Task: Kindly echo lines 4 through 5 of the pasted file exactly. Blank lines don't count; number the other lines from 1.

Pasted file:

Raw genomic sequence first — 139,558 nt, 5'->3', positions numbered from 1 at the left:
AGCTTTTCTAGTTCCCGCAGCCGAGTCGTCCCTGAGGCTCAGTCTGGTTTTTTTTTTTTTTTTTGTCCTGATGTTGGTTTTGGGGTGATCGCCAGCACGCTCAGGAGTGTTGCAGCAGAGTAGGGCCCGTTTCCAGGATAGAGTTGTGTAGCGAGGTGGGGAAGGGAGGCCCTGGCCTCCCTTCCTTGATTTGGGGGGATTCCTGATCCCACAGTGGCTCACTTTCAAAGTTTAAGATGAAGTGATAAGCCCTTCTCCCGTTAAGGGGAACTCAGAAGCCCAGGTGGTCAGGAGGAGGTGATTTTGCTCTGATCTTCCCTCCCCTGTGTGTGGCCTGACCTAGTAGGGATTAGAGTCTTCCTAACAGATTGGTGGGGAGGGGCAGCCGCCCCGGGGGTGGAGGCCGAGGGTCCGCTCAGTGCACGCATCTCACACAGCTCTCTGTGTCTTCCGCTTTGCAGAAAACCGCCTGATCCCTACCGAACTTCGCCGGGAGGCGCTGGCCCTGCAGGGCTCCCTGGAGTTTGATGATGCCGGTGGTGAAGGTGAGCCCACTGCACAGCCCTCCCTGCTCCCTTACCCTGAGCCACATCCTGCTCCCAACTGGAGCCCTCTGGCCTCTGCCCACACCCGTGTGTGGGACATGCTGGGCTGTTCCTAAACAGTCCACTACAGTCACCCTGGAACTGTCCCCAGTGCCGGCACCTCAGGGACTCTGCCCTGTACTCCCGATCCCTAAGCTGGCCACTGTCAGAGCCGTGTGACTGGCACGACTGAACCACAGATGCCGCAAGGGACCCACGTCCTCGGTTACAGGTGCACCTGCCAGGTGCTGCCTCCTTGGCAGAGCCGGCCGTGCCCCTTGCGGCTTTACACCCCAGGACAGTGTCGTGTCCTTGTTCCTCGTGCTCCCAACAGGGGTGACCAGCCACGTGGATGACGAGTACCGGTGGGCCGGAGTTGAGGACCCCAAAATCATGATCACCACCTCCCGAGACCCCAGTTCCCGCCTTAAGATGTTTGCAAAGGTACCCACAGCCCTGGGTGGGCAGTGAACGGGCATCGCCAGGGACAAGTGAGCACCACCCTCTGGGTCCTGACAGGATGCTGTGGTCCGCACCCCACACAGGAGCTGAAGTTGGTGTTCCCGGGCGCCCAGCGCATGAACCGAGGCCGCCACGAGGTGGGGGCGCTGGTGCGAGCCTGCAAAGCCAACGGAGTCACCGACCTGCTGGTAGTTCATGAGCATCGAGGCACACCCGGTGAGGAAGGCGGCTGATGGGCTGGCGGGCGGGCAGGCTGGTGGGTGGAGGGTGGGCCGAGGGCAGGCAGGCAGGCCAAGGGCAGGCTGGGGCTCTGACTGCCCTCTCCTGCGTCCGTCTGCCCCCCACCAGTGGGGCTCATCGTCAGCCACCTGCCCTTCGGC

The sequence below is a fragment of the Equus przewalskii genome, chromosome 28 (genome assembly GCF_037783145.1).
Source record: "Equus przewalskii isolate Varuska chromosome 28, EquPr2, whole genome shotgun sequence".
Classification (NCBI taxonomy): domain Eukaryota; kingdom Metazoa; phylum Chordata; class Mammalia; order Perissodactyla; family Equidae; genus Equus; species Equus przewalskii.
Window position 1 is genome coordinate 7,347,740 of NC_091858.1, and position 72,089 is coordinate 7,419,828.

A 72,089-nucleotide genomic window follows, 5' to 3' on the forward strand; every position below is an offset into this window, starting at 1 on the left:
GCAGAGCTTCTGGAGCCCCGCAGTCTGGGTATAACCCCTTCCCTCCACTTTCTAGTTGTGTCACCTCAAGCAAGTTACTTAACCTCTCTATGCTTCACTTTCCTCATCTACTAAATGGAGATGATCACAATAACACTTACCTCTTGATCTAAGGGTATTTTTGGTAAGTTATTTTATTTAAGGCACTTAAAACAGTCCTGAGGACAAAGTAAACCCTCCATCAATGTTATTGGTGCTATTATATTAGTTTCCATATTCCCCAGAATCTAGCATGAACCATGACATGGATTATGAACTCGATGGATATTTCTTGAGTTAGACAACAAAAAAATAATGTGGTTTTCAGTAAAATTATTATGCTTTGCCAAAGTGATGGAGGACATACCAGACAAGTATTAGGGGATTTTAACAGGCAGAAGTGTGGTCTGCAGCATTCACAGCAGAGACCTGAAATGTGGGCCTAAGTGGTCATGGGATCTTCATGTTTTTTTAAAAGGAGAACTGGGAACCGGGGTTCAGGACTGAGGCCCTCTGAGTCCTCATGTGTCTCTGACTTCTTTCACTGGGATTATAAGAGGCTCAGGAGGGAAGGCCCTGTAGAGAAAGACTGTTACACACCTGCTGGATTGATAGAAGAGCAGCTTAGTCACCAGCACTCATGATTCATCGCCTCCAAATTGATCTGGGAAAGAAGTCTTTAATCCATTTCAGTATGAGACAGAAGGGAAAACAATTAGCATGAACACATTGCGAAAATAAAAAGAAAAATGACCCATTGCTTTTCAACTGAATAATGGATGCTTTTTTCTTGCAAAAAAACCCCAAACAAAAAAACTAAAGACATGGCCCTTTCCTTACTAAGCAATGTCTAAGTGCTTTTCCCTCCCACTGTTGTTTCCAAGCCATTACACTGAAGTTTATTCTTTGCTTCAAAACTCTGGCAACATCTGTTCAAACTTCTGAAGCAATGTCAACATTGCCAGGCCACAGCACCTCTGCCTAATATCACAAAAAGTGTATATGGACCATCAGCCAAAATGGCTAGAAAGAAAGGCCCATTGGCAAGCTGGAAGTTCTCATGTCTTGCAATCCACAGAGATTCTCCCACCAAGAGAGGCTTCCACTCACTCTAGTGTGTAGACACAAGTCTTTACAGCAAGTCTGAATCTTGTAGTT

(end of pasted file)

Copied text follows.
Source record: "Equus przewalskii isolate Varuska chromosome 28, EquPr2, whole genome shotgun sequence".
Classification (NCBI taxonomy): domain Eukaryota; kingdom Metazoa; phylum Chordata; class Mammalia; order Perissodactyla; family Equidae; genus Equus; species Equus przewalskii.